Bowden Adjusting to Change

CLEMSON – When Clemson football coach Tommy Bowden hired Rob Spence as the new offensive coordinator, he promised the assistant complete and total control, which surprised quite a few people. <br>

And why shouldn't it have. After all, even though current offensive line coach Brad Scott and recently fired Mike O'Cain had each served as offensive coordinators for the Tigers the past three years, it was still Bowden's offense.

But after seeing it flounder in recent years, especially in the running game, Bowden decided a drastic change had to be made and as a result, he handed the keys to the offense to someone else.

"I've been talking about being more productive in the running game the last two years and I haven't gotten it done," Bowden said in an interview from his office with CUTigers.com. "And I blame myself, being the head coach. … (Passing for 3,000 yards and rushing for 2,000 yards) is what we used to do here and that's what made me do it."

Some eight years ago at Tulane, Bowden, along with former offensive coordinator and current West Virginia head coach Rich Rodriguez, and current Tigers running backs coach Burton Burns, created their own version of the spread offense.

They designed the plays, formations, blocking schemes and terminology. That offense helped Bowden go undefeated in his second season with the Green Wave, which allowed him and his assistants to get the job in Clemson.

In his first few seasons with the Tigers, Rodriguez called the majority of the offensive plays. But when he left for the job at West Virginia, Bowden assumed control and has had it ever since.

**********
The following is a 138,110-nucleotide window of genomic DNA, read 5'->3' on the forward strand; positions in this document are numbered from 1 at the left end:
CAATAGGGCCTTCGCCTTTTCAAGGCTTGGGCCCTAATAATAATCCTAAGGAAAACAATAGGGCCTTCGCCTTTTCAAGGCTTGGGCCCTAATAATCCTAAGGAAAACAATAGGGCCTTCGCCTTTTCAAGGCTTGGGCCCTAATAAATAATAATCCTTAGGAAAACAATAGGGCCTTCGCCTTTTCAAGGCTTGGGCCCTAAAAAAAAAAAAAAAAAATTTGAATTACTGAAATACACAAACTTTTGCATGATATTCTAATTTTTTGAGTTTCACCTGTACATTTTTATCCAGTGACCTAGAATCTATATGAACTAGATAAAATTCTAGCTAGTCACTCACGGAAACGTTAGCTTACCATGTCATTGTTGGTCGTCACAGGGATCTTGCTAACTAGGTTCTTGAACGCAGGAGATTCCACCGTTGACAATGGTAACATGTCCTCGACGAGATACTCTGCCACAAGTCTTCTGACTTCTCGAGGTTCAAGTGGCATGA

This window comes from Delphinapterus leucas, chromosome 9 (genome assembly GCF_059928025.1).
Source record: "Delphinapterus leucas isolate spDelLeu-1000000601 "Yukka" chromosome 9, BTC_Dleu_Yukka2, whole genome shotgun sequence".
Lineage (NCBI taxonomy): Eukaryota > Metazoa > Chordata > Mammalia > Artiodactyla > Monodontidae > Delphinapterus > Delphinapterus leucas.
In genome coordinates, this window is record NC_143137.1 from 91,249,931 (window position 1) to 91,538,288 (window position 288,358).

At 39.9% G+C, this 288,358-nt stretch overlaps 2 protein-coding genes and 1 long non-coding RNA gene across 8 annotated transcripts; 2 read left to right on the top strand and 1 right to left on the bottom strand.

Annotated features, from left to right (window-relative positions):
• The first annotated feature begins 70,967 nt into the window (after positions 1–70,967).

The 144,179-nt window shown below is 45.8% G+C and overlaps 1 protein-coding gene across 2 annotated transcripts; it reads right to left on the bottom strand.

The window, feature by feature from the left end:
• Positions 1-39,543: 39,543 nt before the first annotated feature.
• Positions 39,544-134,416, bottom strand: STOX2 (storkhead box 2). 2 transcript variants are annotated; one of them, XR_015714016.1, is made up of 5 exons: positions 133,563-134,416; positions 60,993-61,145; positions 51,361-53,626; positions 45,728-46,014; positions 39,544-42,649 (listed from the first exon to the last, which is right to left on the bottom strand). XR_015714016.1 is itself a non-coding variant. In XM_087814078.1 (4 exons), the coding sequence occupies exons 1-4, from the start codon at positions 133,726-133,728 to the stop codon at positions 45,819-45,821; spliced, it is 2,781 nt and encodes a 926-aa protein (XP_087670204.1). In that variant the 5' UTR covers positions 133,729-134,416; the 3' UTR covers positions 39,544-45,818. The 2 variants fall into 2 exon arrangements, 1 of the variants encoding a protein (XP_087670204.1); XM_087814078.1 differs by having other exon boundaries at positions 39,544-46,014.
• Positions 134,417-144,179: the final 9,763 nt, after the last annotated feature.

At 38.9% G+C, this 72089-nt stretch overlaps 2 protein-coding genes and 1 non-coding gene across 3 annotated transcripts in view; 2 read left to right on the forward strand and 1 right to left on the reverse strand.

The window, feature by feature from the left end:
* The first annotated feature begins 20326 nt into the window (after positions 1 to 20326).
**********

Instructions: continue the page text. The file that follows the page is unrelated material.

Now for the first time in eight years, it's someone else's formations, blocking schemes, terminology and play calling, which could cause problems if Bowden the rest of the assistants don't pick up on them quick.

"You've got to be on your Ps and Qs before you go out there and say something to a player and you say the wrong thing," Bowden said. "That's not going to be any good and it's going to slow the operation down. So you really have to be careful from my perspective, especially this year. …

"In saying that though, it's not like you've been speaking English and all of a sudden you're learning French. It's a no-huddle with one back. All the ingredients that we were looking for he has. … It's his terminology and the wrinkles he's added to be more productive in the running game are his."

Bowden says giving up the offense and going through this transformation wasn't as difficult for him as some might think.

"(Spence) has been calling plays for a long time and been productive," he said. "It's not like you're turning it over to an inexperienced guy who hasn't done it. And I'm very familiar with his style and what he's done, so it's not as drastic. I've been in that environment before I feel very comfortable and confident about the operation and how it's going to be run."

Where Bowden use to call every play in spring drills and scrimmages, Spence now will. Where Bowden called approximately 50 percent of the plays the last few years, Spence will now call "the majority." However, Bowden quipped, "But if we lose, he'll call 100 percent."

Other than whatever success the Tigers reap from the change, there has been one fringe benefit with Bowden taking a step back.

"It really frees you up to do other things," he said. "In my job, you can be called away in a heartbeat on about anything. I think most guys would like to migrate toward this because of the responsibility you have in all positions."

He was then asked if he thought the job being head coach as well as having the job of leading the offense was too much to handle or if it made one duty take away from the other. Upon which Bowden strayed from his usual upbeat and positive personality and offered a rare glimpse of defeatism.

"No, I just think I did a poor job," he said. "I don't think it was too much. A lot of people do it. I just didn't do a good job of it."

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